Mammoth M/C members are encouraged to run with any project or idea/event they can dream up.  We will take our queue from FOI and roll them out… all summer long

3 different ride reports were given during the meeting.

·         Fines:  Although not in attendance due to a business trip overseas, member Joe picked up a fine for abusing the email list (his second one).  Please remember that the Google group email list is for motorcycle related OHV news and or club related communication (information).  Keep it that way, and leave all the other BS out.  Thanks!      

·         Website News:  some updates, check it out at www.mammothmc.com.


III.         John’s Land Manager Update

·         And I'm not looking to paint Paul or Jon K. in a bad light.  Whenever a meeting reminder is sent out, different folks get interested in piping in, this round was no different.  The bottom line is that the USFS is rolling out many projects, too many in my opinion, but life moves on with or without my participation.  At first I was going to tackle one, then another is announced, and yet another.  Meetings are held to discuss these projects but the scope is very large and makes me think that the average person (meaning unpaid public) doesn't have the time or resources to become fully involved.  I call it getting buried by the process, that's what it feels like.

Regardless, thoughtful dialogue can still take place - it is important that we can understand other point of views besides our own.

(Begin email chain)

(3/13/13 - from Paul, FOI)
Howdy John - Thanks for the reminder.
Wanted to pass on that in our comments on the Forest's proposed Mono Craters restoration project, I included one of the routes east of the June Lake Junction that I know you've brought up - U-01S302 - for addition to the Forest Transportation System, among lots of other things. This is the route that goes past the small red volcanic cones; it makes sense to add it back in for a number of reasons. On the Upper Owens project, we suggested that no further work be done in the Shady Rest area until some sort of area-specific recreation planning is done, among other things. I hope you guys took advantage of these projects to get comments in on specific routes.

I also understand that you talked to Laura at the last FS public meeting. Always good to know the neighbors. She said you wanted to know why we didn't do projects for motorized recreation. Got any to suggest? Just to get ahead of the conversation, backhanded suggestions like "don't do travel management" will be accepted, illicit a grin and then summarily dismissed.  I am seriously looking for projects you and others think would be good - limbing, tread maintenance, mapping of routes not reflected in travel management, loop signage, anything.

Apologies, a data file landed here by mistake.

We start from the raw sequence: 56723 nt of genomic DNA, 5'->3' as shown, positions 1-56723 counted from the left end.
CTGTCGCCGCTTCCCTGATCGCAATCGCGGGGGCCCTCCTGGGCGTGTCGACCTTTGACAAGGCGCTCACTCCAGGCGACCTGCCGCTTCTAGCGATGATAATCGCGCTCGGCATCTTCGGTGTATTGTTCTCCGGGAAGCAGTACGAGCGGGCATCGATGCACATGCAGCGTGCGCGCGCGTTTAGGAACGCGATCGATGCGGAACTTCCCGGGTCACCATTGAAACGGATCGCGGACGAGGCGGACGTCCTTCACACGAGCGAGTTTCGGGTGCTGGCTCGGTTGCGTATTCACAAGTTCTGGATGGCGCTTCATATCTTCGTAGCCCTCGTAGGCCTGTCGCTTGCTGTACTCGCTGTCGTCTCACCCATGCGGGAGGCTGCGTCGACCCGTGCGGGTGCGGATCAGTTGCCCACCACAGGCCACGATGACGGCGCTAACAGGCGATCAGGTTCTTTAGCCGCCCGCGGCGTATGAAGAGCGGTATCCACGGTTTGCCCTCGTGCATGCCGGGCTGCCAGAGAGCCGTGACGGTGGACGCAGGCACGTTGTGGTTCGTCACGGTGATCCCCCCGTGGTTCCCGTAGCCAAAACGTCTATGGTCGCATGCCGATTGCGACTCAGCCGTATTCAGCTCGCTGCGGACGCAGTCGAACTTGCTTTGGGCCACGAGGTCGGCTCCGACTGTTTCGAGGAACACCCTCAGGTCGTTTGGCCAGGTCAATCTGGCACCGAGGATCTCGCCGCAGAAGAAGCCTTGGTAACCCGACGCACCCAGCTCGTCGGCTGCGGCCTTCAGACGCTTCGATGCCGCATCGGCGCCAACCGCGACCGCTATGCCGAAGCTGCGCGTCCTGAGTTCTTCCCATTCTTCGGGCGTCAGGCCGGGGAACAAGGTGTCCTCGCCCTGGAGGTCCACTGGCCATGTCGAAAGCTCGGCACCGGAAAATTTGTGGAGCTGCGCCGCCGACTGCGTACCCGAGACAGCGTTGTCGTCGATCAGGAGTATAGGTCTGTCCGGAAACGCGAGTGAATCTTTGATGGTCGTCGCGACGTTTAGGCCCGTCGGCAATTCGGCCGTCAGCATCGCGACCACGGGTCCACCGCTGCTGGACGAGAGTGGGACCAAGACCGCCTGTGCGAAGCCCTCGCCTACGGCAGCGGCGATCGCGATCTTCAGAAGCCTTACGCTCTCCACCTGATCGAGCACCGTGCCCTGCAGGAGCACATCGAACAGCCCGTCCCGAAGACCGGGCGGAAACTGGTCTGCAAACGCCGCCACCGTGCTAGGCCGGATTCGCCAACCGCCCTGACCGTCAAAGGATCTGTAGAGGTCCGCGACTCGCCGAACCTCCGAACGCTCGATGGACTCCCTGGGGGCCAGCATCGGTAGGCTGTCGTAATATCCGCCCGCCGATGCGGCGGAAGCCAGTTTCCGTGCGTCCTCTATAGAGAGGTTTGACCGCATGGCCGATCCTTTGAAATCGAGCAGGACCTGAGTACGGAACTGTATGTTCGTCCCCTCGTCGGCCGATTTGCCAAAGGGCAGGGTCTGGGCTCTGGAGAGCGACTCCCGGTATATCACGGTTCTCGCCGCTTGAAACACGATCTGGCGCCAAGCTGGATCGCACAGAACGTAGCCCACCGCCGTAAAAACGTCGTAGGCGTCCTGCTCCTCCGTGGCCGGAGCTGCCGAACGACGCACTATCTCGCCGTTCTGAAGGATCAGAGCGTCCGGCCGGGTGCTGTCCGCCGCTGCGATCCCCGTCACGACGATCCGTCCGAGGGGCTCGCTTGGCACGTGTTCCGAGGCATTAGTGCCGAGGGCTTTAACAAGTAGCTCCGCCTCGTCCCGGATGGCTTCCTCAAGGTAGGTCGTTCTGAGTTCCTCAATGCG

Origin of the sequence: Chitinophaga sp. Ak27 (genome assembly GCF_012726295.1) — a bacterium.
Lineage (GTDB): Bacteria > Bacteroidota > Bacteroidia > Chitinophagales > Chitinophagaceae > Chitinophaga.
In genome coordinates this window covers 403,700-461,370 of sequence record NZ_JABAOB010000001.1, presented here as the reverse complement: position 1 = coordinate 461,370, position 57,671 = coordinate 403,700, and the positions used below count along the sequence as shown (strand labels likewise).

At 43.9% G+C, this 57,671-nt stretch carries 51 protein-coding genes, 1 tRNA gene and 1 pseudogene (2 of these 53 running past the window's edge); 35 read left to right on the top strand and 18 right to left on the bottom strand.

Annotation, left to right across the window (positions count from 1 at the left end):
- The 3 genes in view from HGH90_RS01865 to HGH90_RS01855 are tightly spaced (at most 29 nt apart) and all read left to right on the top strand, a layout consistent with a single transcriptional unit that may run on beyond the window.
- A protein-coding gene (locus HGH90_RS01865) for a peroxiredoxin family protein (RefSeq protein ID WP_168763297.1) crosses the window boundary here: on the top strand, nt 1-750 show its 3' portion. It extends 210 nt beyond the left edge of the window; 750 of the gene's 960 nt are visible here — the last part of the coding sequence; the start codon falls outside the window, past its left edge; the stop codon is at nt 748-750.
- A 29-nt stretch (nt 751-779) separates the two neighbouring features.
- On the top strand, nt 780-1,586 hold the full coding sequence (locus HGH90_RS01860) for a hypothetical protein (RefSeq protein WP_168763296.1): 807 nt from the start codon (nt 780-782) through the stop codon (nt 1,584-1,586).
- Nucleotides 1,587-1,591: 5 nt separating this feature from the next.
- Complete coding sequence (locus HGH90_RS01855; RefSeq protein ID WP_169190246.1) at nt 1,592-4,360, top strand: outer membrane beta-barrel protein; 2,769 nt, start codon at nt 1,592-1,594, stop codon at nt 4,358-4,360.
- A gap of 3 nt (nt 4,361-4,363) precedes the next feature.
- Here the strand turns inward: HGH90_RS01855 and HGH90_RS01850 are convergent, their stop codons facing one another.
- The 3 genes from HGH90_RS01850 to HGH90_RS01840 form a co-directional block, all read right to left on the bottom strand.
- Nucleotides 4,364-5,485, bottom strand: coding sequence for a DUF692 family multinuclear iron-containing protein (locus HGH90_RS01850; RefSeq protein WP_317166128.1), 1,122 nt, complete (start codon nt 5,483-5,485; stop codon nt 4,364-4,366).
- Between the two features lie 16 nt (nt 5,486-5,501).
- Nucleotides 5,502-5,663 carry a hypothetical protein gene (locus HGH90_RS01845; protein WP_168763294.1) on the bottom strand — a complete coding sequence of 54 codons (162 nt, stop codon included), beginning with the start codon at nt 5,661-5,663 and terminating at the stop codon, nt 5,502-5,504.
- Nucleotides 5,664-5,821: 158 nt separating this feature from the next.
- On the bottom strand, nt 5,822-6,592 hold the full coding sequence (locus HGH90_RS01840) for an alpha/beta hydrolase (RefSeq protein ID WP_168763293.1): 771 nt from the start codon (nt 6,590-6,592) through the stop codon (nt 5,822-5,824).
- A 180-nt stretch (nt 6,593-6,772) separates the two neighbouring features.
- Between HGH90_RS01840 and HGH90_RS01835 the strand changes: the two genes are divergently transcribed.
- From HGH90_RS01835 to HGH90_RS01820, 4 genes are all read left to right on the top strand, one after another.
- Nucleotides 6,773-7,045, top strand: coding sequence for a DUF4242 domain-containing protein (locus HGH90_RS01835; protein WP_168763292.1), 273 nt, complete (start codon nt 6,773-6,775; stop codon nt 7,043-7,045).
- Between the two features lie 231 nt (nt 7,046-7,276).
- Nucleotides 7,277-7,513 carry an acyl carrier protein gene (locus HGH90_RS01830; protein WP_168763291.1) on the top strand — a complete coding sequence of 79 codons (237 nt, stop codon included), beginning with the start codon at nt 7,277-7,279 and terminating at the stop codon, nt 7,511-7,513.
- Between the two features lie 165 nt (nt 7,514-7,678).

I have been able to get FS buy-in on having us organize a project maintaining the single-track connecting the White Mountain Road to Black Canyon to Redding Canyon in the southwestern Whites this season. I am looking at the first weekend in June for this as June 1 is National Trails Day. Always looking for partners and volunteers to ensure we do it right. This trail is one of my favorite multi-use singletracks around, and we are hoping to have folks from the full spectrum of the bike community - motors and pedals.

Tomorrow is another of Ed's meetings in Bishop. I am going to bring forward the desire to have two meetings in Mammoth and two in Bishop each year, as well as an expansion of the agenda from just OHV grant stuff to projects folks would like to see done to benefit all forms of Forest recreation - motorized and non, winter and summer. I've talked to Sauser and he said he would come if the meetings came back to Mammoth, too. After the meeting, I am heading down to work with a college spring break trip in the Kiavah Wilderness bordering Jawbone doing restoration of MX routes in the Wilderness and maintenance on the PCT. I just got back from there and was pretty blown away by the amount of infrastructure Ed's own crews have done down there - from signage to campsite delineation to fencing to road maintenance. It is really dry in the Mojave right now.